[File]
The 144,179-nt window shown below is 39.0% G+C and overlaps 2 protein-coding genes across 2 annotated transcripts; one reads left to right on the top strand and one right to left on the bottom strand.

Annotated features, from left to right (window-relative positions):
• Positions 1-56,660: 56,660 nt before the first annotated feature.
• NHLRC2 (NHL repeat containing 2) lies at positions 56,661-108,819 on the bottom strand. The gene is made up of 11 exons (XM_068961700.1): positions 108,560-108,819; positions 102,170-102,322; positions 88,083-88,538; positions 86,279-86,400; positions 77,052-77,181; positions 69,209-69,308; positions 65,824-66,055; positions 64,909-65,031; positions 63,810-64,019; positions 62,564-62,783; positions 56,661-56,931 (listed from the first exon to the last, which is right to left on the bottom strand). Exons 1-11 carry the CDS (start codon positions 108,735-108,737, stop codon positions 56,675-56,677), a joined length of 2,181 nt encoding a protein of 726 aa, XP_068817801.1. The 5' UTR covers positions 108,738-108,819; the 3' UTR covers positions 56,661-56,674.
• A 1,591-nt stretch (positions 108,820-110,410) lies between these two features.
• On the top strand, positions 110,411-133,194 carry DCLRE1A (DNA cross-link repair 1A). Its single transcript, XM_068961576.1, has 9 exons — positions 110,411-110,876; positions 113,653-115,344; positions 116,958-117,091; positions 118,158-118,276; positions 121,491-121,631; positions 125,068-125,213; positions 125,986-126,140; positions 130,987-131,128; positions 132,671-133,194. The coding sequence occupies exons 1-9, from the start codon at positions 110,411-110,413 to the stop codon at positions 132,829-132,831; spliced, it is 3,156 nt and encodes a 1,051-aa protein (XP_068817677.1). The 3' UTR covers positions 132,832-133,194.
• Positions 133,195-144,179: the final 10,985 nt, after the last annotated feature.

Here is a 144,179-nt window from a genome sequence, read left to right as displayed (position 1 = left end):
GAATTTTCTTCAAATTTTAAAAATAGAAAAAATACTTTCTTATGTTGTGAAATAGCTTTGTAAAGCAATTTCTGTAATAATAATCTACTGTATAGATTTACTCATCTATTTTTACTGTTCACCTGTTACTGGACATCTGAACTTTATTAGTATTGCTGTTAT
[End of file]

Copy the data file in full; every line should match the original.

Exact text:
The 144,179-nt window shown below is 39.0% G+C and overlaps 2 protein-coding genes across 2 annotated transcripts; one reads left to right on the top strand and one right to left on the bottom strand.

Annotated features, from left to right (window-relative positions):
• Positions 1-56,660: 56,660 nt before the first annotated feature.
• NHLRC2 (NHL repeat containing 2) lies at positions 56,661-108,819 on the bottom strand. The gene is made up of 11 exons (XM_068961700.1): positions 108,560-108,819; positions 102,170-102,322; positions 88,083-88,538; positions 86,279-86,400; positions 77,052-77,181; positions 69,209-69,308; positions 65,824-66,055; positions 64,909-65,031; positions 63,810-64,019; positions 62,564-62,783; positions 56,661-56,931 (listed from the first exon to the last, which is right to left on the bottom strand). Exons 1-11 carry the CDS (start codon positions 108,735-108,737, stop codon positions 56,675-56,677), a joined length of 2,181 nt encoding a protein of 726 aa, XP_068817801.1. The 5' UTR covers positions 108,738-108,819; the 3' UTR covers positions 56,661-56,674.
• A 1,591-nt stretch (positions 108,820-110,410) lies between these two features.
• On the top strand, positions 110,411-133,194 carry DCLRE1A (DNA cross-link repair 1A). Its single transcript, XM_068961576.1, has 9 exons — positions 110,411-110,876; positions 113,653-115,344; positions 116,958-117,091; positions 118,158-118,276; positions 121,491-121,631; positions 125,068-125,213; positions 125,986-126,140; positions 130,987-131,128; positions 132,671-133,194. The coding sequence occupies exons 1-9, from the start codon at positions 110,411-110,413 to the stop codon at positions 132,829-132,831; spliced, it is 3,156 nt and encodes a 1,051-aa protein (XP_068817677.1). The 3' UTR covers positions 132,832-133,194.
• Positions 133,195-144,179: the final 10,985 nt, after the last annotated feature.

Here is a 144,179-nt window from a genome sequence, read left to right as displayed (position 1 = left end):
GAATTTTCTTCAAATTTTAAAAATAGAAAAAATACTTTCTTATGTTGTGAAATAGCTTTGTAAAGCAATTTCTGTAATAATAATCTACTGTATAGATTTACTCATCTATTTTTACTGTTCACCTGTTACTGGACATCTGAACTTTATTAGTATTGCTGTTAT